When commission is paid on a weekly basis it is added to the employee's other earnings for that workweek . . and the total is divided by the number of hours worked in the workweek to obtain the employee's regular hourly rate. The employee must then be paid extra compensation at one-half of that rate for each hour worked in excess of the applicable maximum standard.
29 C.F.R. § 778.118. This is precisely what Defendant does to arrive at the regular hourly rate for determining overtime pay. Defendant's formula is consistent with the FLSA and its regulations. Plaintiff's argument is rejected, and the Court concludes that there is no genuine issue of fact that Defendant satisfies the second criteria for utilizing the FWW method.

Plaintiff's citation to Dole v. Trusty, 707 F. Supp. 1074 (W.D. Ark. 1989) is unavailing, as the case is entirely inapposite. Trusty analyzed different provisions of the FLSA regulations, which dealt with pseudo-bonuses. Id. at 1077 (citing 29 C.F.R. §§ 778.502, 778.502(e).)

B. The Clear Mutual Understanding Requirement is Satisfied

Plaintiff contends that Defendant cannot meet its burden of demonstrating that the parties had a clear mutual understanding that Plaintiff was being paid according to the FWW method. Regulation 778.114 explains the requirements for utilizing the FWW method of pay. 29 CFR 778.114 (a). This section provides that an employer may utilize the FWW method of pay "[w]here there is a clear mutual understanding of the parties that the fixed salary is compensation (apart from overtime premiums) for the hours worked each workweek, whatever their number, rather than for working 40 hours or some other fixed weekly work period" Id. Plaintiff argues that the clear mutual understanding element is missing in this case, because he does not understand how his pay — particularly his overtime — is calculated and because he did not understand, prior to May 2004, that he would be paid only one-half his hourly rate as an overtime premium.

Clearly, the record is replete with evidence that supports Plaintiff's contention that he did not understand how his pay was calculated. At his deposition, Plaintiff stated repeatedly that, while he understood that his hours would fluctuate and that his pay consisted of his base salary, commission and overtime, he never understood how the formula for calculating his pay worked. But the law requires no such understanding. Bailey v. County of Georgetown, 94 F.3d 152, 156 (4th Cir. 1996) ("Neither the regulation nor the FLSA in any way indicates that an employee must also understand the manner in which his or her overtime pay is calculated."); see also Valerio v. Putnam Assocs., Inc., 173 F.3d 35, 40 (1st Cir. 1999) (confirming the narrow reading of clear mutual understanding, and noting that the FLSA does not require that employees understand how their overtime is calculated).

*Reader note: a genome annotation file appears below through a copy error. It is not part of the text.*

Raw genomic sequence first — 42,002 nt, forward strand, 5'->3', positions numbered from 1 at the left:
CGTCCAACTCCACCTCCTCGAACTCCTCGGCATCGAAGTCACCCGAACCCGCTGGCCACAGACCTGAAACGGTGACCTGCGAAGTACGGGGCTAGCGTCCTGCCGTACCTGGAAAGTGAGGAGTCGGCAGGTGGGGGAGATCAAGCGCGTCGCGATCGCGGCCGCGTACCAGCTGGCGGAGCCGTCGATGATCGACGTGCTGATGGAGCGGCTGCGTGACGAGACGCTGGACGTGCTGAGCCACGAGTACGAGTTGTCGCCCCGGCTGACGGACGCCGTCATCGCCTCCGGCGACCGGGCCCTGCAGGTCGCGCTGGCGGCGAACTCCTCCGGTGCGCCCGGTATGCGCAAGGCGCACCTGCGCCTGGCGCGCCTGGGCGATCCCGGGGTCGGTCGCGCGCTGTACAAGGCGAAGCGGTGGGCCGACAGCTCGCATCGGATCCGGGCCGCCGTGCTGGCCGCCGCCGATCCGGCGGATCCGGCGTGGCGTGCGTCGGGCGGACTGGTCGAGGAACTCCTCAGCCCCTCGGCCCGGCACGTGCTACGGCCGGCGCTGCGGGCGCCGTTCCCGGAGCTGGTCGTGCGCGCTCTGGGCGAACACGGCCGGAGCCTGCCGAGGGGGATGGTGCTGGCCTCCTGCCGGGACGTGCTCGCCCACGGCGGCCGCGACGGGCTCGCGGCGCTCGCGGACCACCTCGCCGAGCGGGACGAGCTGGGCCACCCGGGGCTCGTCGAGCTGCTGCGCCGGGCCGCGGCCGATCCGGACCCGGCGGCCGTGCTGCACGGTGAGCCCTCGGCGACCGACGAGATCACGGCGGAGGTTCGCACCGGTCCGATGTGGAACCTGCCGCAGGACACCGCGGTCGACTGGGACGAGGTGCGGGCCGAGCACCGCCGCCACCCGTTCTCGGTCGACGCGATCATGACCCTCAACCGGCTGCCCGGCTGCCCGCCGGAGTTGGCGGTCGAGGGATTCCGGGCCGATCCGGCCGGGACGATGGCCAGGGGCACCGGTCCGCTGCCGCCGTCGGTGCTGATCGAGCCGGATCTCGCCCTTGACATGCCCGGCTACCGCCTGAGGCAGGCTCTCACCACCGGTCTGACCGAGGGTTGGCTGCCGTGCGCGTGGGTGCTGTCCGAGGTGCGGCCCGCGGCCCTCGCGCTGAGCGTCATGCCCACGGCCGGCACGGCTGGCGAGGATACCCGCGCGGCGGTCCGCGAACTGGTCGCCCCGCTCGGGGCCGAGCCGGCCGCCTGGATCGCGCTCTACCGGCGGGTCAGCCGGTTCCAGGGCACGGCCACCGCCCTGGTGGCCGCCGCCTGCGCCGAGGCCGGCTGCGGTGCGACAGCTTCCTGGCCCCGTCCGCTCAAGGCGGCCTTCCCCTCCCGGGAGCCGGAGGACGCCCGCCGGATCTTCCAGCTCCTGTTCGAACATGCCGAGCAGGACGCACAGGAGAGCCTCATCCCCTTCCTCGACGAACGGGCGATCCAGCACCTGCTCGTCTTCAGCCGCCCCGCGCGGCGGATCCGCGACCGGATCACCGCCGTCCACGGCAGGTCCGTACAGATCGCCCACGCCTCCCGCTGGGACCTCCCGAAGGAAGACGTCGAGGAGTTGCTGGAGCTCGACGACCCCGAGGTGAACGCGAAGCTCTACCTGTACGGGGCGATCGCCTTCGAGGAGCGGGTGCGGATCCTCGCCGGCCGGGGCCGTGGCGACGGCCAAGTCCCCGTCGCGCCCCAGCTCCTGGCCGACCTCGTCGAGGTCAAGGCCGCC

Plaintiff repeatedly states that he "would need to be a mathematician to be trying to figure out what base/this/equals" Pl's Dep at p. 23; and that "they can show you all day long. Don't mean nothing to me, to be honest with you." Id. at p. 149.

Plaintiff makes much of the fact that the formula contained in his employee training manual and in the Scotts' formula worksheets left for his use in the office suggested that he would be receiving time and a half for his overtime hours. But the formula that Scotts utilized in its paperwork is directly patterned on the example formula provided in the relevant regulation and is similar to the formula used in an example by the Seventh Circuit Court of Appeals in Heder v. City of Two Rivers, 295 F.3d 777 (7th Cir. 2002) (noting that the clear mutual understanding element is satisfied if the employee and employer know that the base salary constitutes straight time for overtime hours).

29 C.F.R. 778.114(b) notes that an employee who receives a salary of $250 per week and works 44 hours in his second week is paid as follows: the employee's regular hourly rate is $5.69 ($250 divided by 44 hours); "for the second week [the employee is entitled to] $261.36 ($250 plus 4 hours at $2.84, or 40 hours at $5.68, plus 4 hours at $8.52)" Scotts' examples were patterned after the second example in 29 CFR 778.114(b).

The Heder court stated:
Consider an employee paid $400 per week for however many hours worked. . . . In the 30 hour week, the $400 salary produces a straight time compensation of $13.33 per hour ($400/30) all of which the employee keeps. In the 50 hour week, the straight time rate is $8 per hour ($400/50); 10 of these 50 hours are overtime, but because the base rate includes $8 for each of these hours, the incremental pay for overtime is only $4 per hour more, and the total wages for the week are $440. This includes time an a half for the 10 overtime hours, giving the employer credit for the $8 base rate spread over 50 hours.

Plaintiff also notes that, while Scotts relies heavily upon a May 2004 memo to satisfy its clear mutual understanding burden, Scotts cannot point to equally persuasive and thorough documentation issued prior to that time. The May 2004 memo, which Plaintiff acknowledged receiving and understanding, informs TSRs that:

Plaintiff claims that he only signed the memo because everyone else was signing it and it was expected that he should sign it.